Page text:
‘Farce’ meeting turn into ‘bun fight’
- Credit: Archant
A PARISH council planning meeting in Newton Poppleford descended into ‘farce’ as talks over a major development were unexpectedly adjourned before the burning issue could even be discussed.
Around 70 people packed the village hall expecting to hear their local representatives give their view on Clinton Devon Estates’ proposals for 42 homes on land south of King Alfred Way - but got a ‘bun fight’ instead.
Residents were left frustrated when talks didn’t make it past the declarations of interest stage after one member, with concerns about the scheme, was told he could not take part in the discussions.
Chairman Mark Sanders told the public ‘I know it doesn’t look good’ as he called an abrupt end to proceedings.
The bone of contention surrounded Councillor Graham Salter who objected to being told he should not participate and asked colleagues: “What have you got to hide?”
The council took legal advice from the district’s democratic services manager and was told Cllr Salter had a Disclosable Pecuniary Interest (DPI) as the application was next door to his land and could affect the value of his home. A DPI is an issue it is deemed may cause conflict with a representative’s role as an elected member.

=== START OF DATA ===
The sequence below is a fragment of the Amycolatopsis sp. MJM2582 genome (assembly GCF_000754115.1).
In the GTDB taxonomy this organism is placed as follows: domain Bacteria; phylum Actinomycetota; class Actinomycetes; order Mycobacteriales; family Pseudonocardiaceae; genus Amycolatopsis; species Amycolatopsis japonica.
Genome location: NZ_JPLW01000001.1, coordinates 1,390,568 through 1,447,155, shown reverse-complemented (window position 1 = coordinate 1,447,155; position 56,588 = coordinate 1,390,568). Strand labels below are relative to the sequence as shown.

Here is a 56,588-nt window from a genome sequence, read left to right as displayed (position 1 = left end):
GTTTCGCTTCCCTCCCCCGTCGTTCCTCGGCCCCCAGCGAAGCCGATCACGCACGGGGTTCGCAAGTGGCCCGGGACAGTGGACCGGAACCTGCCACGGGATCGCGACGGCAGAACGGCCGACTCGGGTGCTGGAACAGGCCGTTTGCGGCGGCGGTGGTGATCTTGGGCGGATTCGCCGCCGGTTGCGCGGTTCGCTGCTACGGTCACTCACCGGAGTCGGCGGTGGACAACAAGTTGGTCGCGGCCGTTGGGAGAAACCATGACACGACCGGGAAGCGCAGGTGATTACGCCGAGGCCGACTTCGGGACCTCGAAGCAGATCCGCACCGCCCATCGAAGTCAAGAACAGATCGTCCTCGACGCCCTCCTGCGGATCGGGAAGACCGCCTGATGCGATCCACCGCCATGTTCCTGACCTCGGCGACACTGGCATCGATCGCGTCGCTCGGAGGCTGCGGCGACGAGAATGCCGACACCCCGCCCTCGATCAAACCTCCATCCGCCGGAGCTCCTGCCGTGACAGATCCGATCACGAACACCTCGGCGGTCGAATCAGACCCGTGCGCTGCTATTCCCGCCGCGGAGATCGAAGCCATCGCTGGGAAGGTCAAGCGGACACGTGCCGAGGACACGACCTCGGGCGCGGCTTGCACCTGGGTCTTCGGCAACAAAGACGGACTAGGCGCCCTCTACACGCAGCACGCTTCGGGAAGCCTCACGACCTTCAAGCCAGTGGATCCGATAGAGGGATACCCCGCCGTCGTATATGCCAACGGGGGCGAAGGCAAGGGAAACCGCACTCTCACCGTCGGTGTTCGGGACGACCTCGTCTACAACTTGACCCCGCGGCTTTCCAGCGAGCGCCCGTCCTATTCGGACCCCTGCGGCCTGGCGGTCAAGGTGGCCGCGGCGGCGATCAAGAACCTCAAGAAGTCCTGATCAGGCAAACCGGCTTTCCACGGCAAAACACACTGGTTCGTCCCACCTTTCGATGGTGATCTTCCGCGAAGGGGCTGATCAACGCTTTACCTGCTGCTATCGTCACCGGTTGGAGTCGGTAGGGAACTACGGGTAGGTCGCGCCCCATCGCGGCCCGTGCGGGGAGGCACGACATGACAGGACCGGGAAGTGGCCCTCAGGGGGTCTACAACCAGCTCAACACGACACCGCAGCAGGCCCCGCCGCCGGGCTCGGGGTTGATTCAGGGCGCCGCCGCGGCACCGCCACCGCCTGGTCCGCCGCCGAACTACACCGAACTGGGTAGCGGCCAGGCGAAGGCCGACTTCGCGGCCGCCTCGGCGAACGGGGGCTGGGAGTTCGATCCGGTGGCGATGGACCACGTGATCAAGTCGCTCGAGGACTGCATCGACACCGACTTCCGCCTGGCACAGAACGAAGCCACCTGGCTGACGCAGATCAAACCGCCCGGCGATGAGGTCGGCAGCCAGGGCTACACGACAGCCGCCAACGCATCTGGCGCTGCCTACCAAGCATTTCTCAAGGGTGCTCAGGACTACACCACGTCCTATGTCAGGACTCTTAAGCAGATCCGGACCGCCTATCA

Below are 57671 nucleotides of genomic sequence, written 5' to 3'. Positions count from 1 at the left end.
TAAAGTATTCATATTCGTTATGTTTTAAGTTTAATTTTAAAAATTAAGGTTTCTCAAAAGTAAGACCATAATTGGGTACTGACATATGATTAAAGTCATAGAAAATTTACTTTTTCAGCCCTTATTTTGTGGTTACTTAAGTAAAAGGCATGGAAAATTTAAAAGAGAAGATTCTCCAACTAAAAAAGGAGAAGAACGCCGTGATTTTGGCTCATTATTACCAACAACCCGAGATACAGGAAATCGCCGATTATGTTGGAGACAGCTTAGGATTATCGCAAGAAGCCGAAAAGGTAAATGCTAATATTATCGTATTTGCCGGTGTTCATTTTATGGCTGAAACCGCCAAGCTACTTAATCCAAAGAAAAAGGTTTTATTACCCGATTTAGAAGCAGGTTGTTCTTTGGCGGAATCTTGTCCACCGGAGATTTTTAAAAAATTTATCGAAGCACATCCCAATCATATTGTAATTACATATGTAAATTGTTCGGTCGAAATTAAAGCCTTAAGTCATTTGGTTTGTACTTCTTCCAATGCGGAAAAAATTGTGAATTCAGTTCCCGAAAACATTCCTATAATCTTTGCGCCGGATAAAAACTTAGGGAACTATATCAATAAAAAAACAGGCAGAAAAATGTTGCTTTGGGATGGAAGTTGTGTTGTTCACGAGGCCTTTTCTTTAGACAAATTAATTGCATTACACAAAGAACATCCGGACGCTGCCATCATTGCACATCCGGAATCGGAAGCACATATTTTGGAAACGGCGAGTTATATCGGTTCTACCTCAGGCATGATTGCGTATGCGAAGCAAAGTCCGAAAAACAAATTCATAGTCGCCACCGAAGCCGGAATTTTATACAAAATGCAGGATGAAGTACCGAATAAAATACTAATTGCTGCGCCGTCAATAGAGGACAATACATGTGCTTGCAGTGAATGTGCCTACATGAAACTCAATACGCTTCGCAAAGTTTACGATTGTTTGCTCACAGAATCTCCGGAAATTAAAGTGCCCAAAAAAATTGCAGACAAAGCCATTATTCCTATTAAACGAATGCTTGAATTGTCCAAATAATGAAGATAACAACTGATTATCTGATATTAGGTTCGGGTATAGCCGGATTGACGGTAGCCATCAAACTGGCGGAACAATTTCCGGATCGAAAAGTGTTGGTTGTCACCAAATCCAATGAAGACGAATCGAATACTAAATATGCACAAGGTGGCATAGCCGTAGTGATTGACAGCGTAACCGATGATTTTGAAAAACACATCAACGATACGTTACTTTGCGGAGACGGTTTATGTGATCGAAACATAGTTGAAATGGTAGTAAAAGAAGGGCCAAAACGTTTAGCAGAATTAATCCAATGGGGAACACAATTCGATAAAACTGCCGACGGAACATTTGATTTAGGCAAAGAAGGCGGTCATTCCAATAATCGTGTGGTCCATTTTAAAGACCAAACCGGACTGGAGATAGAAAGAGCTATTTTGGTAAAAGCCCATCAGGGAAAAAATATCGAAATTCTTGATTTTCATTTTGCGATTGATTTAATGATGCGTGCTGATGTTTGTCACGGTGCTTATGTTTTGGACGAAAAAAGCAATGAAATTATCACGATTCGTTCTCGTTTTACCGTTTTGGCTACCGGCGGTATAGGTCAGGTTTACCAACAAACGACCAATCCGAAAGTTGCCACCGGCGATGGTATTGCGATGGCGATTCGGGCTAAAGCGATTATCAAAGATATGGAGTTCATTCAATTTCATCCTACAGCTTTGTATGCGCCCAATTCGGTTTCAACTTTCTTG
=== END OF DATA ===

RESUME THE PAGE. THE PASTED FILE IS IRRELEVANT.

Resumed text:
Mr Salter, who had declared an interest and was happy not to vote on the matter, refuted the claim and insisted he should be allowed to give his verdict and express factual concerns.
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He said he had ‘no problem’ with houses being built in the field - but the application was ‘riddled with inconsistencies’.
Cllr Salter claimed that some of his colleagues did not want him to talk as they were ‘worried’ about what was going to be said.
Chairman Mr Sanders said the council was following proper process in its actions and warned that some ‘serious language’ was being used.
He branded the back-and-forth as a ‘bun fight’ and added: “If Cllr Salter had been in favour of this application then there wouldn’t be the furore there has been.
“I know it doesn’t look good, but I’m not prepared to go into this,” he added as he adjourned the meeting.
Ben McGowan, 37, of King Alfred Way, is among many residents present who share concerns that what is proposed is ‘too big’ for the site and will be a drain on existing infrastructure.
He said of last Friday’s meeting: “It was a farce.”
Ben moved to the village to raise his family and also fears that the entrance of the site crossed a footpath used by schoolchildren.
Residents have launched a ‘Save Our Village’ Facebook page.